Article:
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Vets Fight Against Prescription Drugs and Prescribing Doctors

Veterans who have been overprescribed medications are starting to take matters into their own hands.

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By John Lavitt

08/22/14

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Veterans returning from Iraq and Afghanistan are fighting a new battle on the homefront against prescription drug addiction, as many VA doctors seem all-too-willing to prescribe away their pain and struggles.

On average, servicemen and women are prescribed narcotic painkillers three times more often than their civilian counterparts. Given the trauma experienced overseas, this figure does not seem all that surprising. Despite the chronic pain and the nightmare of PTSD, many veterans are choosing to stop taking the pills against the medical advice of their doctors.

After serving in the Air Force for 15 years, Nancy Bryant found herself plagued by a storm of prescription medications: Cymbalta, Maxalt, Trazodone, Tizanidine, Dicyclomine, Hydrocodone, and more. During a bout with the stomach flu at the beginning of the year, Bryant couldn’t keep any food or medications down. She was shocked to realize how different she felt when the drugs began clearing her system.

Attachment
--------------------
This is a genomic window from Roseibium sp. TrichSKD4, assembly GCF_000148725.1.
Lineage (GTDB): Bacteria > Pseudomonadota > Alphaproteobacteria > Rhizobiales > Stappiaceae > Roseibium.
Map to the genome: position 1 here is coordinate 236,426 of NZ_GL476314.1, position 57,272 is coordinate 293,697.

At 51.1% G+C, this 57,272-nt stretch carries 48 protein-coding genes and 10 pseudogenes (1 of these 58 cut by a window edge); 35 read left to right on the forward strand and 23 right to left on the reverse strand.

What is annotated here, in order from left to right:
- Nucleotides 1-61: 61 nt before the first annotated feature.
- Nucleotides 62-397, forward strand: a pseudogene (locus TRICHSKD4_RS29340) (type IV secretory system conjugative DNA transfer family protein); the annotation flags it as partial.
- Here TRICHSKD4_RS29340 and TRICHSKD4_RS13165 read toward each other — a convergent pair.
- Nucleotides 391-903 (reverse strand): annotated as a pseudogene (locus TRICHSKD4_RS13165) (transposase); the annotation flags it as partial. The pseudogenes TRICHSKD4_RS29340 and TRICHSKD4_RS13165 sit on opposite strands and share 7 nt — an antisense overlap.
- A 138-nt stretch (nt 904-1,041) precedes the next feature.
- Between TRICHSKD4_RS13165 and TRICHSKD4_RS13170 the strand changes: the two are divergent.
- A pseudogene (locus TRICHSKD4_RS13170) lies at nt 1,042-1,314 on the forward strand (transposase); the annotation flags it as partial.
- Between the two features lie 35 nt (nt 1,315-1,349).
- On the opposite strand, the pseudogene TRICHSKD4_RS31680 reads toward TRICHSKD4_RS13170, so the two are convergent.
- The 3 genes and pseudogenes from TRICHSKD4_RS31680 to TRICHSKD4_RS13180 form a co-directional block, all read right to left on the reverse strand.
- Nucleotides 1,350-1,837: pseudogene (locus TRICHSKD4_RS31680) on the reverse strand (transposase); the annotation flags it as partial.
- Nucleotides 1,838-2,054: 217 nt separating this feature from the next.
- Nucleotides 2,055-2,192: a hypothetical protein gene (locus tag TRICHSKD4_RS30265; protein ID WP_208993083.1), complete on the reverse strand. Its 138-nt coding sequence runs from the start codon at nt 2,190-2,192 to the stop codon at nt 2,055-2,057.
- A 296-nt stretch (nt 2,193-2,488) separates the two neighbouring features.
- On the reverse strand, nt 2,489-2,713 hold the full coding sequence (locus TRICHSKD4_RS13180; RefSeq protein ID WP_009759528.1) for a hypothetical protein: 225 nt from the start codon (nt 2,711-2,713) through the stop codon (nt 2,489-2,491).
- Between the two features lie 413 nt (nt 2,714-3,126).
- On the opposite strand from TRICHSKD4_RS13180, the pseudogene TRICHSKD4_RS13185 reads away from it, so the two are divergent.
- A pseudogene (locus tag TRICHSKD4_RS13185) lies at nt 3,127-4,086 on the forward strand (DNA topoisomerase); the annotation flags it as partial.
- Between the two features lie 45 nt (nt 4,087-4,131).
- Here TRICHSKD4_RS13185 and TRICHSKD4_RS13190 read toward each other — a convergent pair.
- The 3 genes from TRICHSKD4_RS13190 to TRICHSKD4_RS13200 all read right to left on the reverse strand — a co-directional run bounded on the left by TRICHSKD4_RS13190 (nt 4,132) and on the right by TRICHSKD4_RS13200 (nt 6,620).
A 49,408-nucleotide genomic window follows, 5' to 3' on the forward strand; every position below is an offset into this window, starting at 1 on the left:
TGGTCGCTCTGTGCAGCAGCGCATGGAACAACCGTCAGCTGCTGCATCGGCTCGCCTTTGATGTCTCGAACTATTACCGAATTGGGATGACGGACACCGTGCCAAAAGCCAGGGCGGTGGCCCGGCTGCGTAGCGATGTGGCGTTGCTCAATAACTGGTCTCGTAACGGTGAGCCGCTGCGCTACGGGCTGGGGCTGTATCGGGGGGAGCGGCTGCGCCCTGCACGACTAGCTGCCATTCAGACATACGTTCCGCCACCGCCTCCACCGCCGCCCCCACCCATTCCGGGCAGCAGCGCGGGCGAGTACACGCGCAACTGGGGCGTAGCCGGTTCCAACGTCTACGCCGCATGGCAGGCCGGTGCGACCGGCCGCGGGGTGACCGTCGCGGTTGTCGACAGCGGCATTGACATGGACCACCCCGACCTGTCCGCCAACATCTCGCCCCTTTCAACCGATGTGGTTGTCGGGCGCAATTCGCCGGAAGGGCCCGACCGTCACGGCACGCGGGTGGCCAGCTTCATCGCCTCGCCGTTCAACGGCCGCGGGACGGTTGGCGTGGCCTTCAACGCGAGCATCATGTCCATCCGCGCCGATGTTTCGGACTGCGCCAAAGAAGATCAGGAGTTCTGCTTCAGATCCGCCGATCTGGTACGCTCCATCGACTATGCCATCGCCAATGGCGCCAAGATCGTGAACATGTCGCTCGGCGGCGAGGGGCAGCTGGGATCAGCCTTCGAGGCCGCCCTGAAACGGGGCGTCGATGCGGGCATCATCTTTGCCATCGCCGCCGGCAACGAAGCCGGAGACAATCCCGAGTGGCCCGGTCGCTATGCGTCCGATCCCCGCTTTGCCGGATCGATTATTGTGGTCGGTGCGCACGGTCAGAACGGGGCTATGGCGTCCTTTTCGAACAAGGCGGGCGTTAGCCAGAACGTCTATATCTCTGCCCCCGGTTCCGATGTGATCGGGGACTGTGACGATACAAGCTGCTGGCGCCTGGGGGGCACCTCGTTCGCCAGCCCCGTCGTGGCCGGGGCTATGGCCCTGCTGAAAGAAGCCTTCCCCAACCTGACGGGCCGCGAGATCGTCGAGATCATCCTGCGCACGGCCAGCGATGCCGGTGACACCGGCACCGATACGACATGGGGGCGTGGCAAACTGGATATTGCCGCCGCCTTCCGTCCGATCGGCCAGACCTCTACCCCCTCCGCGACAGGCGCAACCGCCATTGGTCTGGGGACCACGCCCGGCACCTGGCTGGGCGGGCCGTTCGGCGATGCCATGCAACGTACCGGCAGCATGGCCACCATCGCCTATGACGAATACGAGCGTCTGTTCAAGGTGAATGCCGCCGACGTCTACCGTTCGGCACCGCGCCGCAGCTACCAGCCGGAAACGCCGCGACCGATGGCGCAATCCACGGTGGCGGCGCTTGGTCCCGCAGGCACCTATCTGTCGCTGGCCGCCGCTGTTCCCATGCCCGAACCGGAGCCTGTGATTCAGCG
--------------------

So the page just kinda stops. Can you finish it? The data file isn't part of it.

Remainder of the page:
After feeling a sense of freedom from prescription drugs, Bryant decided to quit on her own. As she told NPR in a recent story, “I just scrape my name off all the pill bottles and throw them all away…After a few days of that—those medications clearing my system—I just realized, wow, I felt like a totally different person," she said.

Many civilian doctors are not surprised when veterans make such choices on their own after being subject to the VA overprescribing and misprescribing drugs. Dr. Richard Friedman, director of the Psychopharmacology Clinic at Weill Cornell Medical College commented on this dangerous approach by the VA.

"They're using psych drugs off label—way, way, way off label," he said. "Obviously, they are not using them to treat the major disorders for which these drugs are designed…They were in a different situation, where they had unprecedented levels of stress in a group of otherwise healthy people…I think they resorted to psychopharmacology as a means to keep people in active duty."

Although the Pentagon has claimed to have instituted safeguards to prevent overprescribing and off-label usage of pharmaceutical drugs, a study by the Institute of Medicine concluded that the VA and the Pentagon has done a poor job tracking what happens when they treat PTSD with drugs. As the head of the Opioid Safety Initiative at the VA, Gavin West said, "We've undertaken a psychopharmacologic safety initiative, where we're looking across the board at more safe and more effective use of medications."

Given the conflicting information, freedom to decide their pharmaceutical fate should be in the hands of the veterans. Until the VA stops trying to prescribe away the traumatic consequences of the recent wars, servicemen and women need to be supported in their efforts to find their own path to long-term recovery and happiness.

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